Origin links with Japan giant Kawasaki in plan to export ‘green’ hydrogen

Hydrogen, which burns cleanly and emits only water, is touted as a growth industry in the energy sector, particularly as some of the world’s biggest-emitting economies including China, Japan and Korea this year announced goals to become carbon-neutral, meaning their use of coal and gas will need to shrink.

Due to its ability to soak up and store energy from renewable sources, it is seen as a clean-energy alternative to gas for industrial processes requiring high heat, and to transport fuel to power cars, trucks and ships.

The Townsville project is Origin’s second export-scale hydrogen production proposal unveiled this month after it launched a $3.2 million feasibility study into a plant in Tasmania, which would produce hydrogen from renewable energy, combine it with nitrogen and turn it into ammonia for shipment. The plant would produce more than 420,000 tonnes of zero-emissions ammonia per year, the company said.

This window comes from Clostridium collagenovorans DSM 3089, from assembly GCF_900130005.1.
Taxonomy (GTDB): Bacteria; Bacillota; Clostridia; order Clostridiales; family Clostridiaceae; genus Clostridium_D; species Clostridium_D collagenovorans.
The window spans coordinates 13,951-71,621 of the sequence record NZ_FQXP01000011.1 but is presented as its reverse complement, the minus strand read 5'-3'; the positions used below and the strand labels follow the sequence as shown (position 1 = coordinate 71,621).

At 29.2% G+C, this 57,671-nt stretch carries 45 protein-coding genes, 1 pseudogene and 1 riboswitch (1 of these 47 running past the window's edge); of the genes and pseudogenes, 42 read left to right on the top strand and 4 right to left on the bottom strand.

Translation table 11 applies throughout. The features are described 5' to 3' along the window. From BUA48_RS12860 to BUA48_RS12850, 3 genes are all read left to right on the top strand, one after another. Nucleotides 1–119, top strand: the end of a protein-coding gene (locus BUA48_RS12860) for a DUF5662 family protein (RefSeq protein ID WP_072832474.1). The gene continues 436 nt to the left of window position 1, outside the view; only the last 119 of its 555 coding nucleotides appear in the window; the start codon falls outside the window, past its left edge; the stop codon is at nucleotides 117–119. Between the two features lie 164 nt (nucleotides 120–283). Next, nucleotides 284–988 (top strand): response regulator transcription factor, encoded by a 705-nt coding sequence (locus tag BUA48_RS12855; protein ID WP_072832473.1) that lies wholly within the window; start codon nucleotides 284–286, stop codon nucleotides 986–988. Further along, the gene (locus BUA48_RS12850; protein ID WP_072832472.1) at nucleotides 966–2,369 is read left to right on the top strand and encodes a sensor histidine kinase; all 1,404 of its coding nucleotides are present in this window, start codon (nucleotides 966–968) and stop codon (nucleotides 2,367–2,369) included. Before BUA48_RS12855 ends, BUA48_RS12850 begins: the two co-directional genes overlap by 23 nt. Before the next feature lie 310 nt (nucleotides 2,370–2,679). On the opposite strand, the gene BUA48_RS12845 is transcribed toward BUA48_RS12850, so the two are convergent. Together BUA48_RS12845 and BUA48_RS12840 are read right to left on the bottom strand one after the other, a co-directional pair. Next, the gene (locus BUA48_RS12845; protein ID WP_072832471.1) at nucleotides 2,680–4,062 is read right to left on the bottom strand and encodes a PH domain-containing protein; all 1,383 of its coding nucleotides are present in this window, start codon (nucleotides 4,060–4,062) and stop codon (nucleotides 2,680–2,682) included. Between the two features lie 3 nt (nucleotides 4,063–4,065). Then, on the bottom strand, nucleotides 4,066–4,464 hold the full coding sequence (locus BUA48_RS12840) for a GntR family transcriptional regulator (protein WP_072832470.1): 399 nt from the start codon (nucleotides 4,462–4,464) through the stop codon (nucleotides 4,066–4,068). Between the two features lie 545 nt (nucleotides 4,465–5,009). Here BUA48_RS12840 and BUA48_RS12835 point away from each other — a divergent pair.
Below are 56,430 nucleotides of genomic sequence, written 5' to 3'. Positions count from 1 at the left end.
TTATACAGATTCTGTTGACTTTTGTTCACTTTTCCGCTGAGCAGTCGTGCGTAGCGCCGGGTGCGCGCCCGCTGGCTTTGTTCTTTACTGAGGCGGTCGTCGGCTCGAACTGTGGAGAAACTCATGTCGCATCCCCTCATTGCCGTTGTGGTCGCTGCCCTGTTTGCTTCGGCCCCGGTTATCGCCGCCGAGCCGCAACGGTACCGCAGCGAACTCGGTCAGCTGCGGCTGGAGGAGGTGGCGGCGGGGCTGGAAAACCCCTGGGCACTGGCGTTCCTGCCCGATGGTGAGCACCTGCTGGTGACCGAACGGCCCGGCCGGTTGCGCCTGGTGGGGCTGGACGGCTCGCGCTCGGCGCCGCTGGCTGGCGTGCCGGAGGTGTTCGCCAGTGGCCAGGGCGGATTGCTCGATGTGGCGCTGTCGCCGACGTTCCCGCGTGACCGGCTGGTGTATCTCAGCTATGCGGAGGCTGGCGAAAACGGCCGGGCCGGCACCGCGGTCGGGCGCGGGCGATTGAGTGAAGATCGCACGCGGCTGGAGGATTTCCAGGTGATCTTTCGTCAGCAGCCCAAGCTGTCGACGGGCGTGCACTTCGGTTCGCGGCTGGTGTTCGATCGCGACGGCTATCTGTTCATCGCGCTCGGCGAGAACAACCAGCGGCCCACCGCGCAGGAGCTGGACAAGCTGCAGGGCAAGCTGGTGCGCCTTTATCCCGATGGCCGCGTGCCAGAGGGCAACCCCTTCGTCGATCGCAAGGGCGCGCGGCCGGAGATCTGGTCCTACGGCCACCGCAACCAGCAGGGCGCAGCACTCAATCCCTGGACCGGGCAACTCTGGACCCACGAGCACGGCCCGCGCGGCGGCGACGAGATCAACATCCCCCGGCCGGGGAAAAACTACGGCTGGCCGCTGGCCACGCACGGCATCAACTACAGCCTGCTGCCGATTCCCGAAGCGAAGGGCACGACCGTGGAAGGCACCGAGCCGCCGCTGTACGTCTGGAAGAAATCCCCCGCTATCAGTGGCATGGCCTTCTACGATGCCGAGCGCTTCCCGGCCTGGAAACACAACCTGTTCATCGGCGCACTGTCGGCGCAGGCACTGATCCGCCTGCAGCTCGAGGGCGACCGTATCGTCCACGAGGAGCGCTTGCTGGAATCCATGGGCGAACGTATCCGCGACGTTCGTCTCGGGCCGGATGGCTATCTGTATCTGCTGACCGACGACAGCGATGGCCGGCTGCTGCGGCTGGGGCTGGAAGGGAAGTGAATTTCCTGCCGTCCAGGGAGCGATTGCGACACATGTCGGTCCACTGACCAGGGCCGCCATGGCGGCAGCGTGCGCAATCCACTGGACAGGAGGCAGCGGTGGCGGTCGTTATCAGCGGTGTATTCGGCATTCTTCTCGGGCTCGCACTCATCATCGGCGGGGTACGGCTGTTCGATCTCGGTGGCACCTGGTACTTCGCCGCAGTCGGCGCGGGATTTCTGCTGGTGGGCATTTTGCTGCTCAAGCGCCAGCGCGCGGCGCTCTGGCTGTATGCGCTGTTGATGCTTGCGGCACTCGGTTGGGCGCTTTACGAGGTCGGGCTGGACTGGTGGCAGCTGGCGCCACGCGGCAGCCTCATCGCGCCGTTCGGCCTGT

“Hydrogen produced from renewable energy has tremendous potential to support decarbonisation in Australia and overseas because it is one of the most abundant elements in the universe and can be produced with zero emissions,” Origin general manager of future fuels Felicity Underhill said.

“Origin has been exploring how hydrogen can best fit into Australia’s energy system and is progressing a number of opportunities.”

Technologies to create hydrogen out of renewable energy (green hydrogen) and from natural gas when emissions are captured in the conversion process (blue hydrogen) are being increasingly funded by governments around the world as part of their efforts to achieve carbon reduction goals. Hydrogen is also being embraced by oil and gas producers as a possible lifeline through which they can diversify.

Federal Energy Minister Angus Taylor has identified hydrogen as one of five “priority technologies” for future investment to reduce emissions and envisages Australia becoming a leading hydrogen exporter by 2030 after securing a $370 million fund for new hydrogen projects last year.

This content was originally published here.

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